LEVERAGING IT FOR A COMPETITIVE ADVANTAGE— CASE OF EBAY
Edward T. Chen, University of Massachusetts Lowell, email@example.com ABSTRACT eBay is a highly visible company that has been immensely successful in their implementation of a business strategy that incorporates their information strategy. It is a shining example of an Internet era company that actually turns a profit, and managed to outlast the “dotcom crash”. By remaining flexible and adaptable, the ever-changing eBay has developed a technology platform that differentiates them from their rivals. This paper analyzes the information technology strategy and information systems policy adopted by eBay to react to the business dynamics while maintaining the leading position in the industry. The company is resilient, versatile, and an excellent example of how a company can successfully leverage information technology for a competitive advantage. Keywords: business strategy, information strategy, technology platform, competitive advantage
INTRODUCTION The business strategy of eBay is exemplified in the company’s mission statement, “eBay’s mission is to provide a global trading platform where practically anyone can trade practically anything” . Technology and information systems are critical to the success and future of the company. eBay does not have any physical store locations; the company’s presence is that of a marketspace. Warehouses or inventories do not exist. The business is based on community, and the marketspace is what enables this community to come together. eBay’s revenue is based on commissions received from the sales that occur in their community, so the more people they can reach and the more these people are able to buy and sell, the higher eBay’s profits. eBay may collect as little as 6 percent on each sale, but most of that is profit. It’s truly the sort of business that couldn’t exist offline . eBay uses technology and information systems to help the community members buy and sell items online. First, eBay develops and acquires programs and services to help the community transact business easily, safely and more effectively, such as Buy It Now, Pay Pal, buyer protection, educational tools, and feedback ratings. Second, they are focused on providing a strong technology platform, so that customers can have reliable access the website from anywhere in the world. And lastly, eBay establishes policies and guidelines for the community to help increase safety and trust in their online marketplace. ARCHITECTURE AND INFRASTRUCTURE Founder Pierre Omidyar’s homegrown auction application was the beginning of eBay. His original application vision, which began as a two-tier application in a proprietary C++ procedural system, surprisingly managed to support the eBay business model for a considerable period .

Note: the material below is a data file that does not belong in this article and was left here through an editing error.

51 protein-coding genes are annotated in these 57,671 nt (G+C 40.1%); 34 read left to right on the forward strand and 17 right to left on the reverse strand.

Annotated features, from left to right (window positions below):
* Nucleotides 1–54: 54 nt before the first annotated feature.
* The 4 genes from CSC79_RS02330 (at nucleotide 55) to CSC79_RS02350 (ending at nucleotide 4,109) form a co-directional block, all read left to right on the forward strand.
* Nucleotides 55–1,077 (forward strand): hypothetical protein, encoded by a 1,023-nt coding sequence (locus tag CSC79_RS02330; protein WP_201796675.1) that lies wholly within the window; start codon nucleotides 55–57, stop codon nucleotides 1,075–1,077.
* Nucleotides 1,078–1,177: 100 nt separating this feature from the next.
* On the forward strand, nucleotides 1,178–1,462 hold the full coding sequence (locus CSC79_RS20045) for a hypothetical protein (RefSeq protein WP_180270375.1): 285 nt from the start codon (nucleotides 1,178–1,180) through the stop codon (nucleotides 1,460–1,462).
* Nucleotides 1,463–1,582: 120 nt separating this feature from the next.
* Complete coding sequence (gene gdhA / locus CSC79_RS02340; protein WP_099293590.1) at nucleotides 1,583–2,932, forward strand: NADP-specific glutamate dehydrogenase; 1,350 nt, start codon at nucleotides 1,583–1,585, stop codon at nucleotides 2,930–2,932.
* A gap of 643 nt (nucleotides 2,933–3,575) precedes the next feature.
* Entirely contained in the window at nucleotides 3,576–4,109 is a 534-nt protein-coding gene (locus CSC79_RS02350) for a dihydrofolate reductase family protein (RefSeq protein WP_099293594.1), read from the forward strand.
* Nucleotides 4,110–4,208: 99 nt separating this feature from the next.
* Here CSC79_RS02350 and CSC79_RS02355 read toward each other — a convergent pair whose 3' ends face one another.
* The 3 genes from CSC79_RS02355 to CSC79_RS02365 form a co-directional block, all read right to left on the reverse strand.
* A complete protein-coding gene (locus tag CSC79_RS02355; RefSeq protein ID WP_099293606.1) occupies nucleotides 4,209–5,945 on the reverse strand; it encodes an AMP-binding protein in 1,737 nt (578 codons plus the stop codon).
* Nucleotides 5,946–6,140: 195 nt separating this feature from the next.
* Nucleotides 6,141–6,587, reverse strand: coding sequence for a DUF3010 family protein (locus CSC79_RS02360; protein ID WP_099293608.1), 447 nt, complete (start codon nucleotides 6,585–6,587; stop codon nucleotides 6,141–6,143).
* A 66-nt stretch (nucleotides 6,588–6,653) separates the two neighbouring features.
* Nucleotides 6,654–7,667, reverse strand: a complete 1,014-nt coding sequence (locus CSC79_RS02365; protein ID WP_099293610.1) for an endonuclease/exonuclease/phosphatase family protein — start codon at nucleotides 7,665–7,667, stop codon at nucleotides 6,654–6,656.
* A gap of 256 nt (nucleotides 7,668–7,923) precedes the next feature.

Volume VI, No. 2, 2005
Issues in Information Systems
Leveraging IT for a Competitive Advantage—Case of eBay
Certainly, Omidyar had no idea, nor had he built his application for, how eBay would evolve into the technology platform it has become. The presentation logic was not separate from the data logic  and there was no significant fail over or redundancy strategy. The system was never designed to handle the growth in traffic or the various business processes required of an eBay beyond auctions. Despite these limitations, eBay Technologies president Maynard Webb spearheaded a series of minor upgrades to keep eBay viable. However, it was clear that eBay needed both a new architecture and infrastructure. While the upgrades helped to temporarily address some of the shortcomings of the architecture; flexibility, scalability, and manageability were still primary limitations. Because the original application was designed to facilitate business rules relating to auctions, it proved difficult to adopt new business strategies. This lack of flexibility was preventing eBay from moving into new markets. Scalability was a major limiting...
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Volume VI, No. 2, 2005
Issues in Information Systems
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